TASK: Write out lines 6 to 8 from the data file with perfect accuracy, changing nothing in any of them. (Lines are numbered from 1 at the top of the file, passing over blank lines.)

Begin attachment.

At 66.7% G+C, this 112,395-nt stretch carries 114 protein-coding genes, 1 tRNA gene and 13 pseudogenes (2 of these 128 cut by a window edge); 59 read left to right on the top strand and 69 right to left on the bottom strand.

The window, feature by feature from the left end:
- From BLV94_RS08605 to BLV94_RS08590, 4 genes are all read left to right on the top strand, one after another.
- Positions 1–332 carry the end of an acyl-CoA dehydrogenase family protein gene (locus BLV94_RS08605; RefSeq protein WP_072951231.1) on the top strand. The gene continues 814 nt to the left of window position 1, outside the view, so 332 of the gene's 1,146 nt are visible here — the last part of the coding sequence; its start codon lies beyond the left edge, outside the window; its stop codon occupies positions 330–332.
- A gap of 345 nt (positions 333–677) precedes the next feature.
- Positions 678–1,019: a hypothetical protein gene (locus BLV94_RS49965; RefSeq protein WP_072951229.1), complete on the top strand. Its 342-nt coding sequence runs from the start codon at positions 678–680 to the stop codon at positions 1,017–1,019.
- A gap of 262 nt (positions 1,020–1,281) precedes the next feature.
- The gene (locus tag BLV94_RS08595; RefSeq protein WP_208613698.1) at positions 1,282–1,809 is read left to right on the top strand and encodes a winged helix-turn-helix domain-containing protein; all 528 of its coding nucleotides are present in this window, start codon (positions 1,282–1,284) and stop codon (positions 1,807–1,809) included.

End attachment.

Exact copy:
- Positions 678–1,019: a hypothetical protein gene (locus BLV94_RS49965; RefSeq protein WP_072951229.1), complete on the top strand. Its 342-nt coding sequence runs from the start codon at positions 678–680 to the stop codon at positions 1,017–1,019.
- A gap of 262 nt (positions 1,020–1,281) precedes the next feature.
- The gene (locus tag BLV94_RS08595; RefSeq protein WP_208613698.1) at positions 1,282–1,809 is read left to right on the top strand and encodes a winged helix-turn-helix domain-containing protein; all 528 of its coding nucleotides are present in this window, start codon (positions 1,282–1,284) and stop codon (positions 1,807–1,809) included.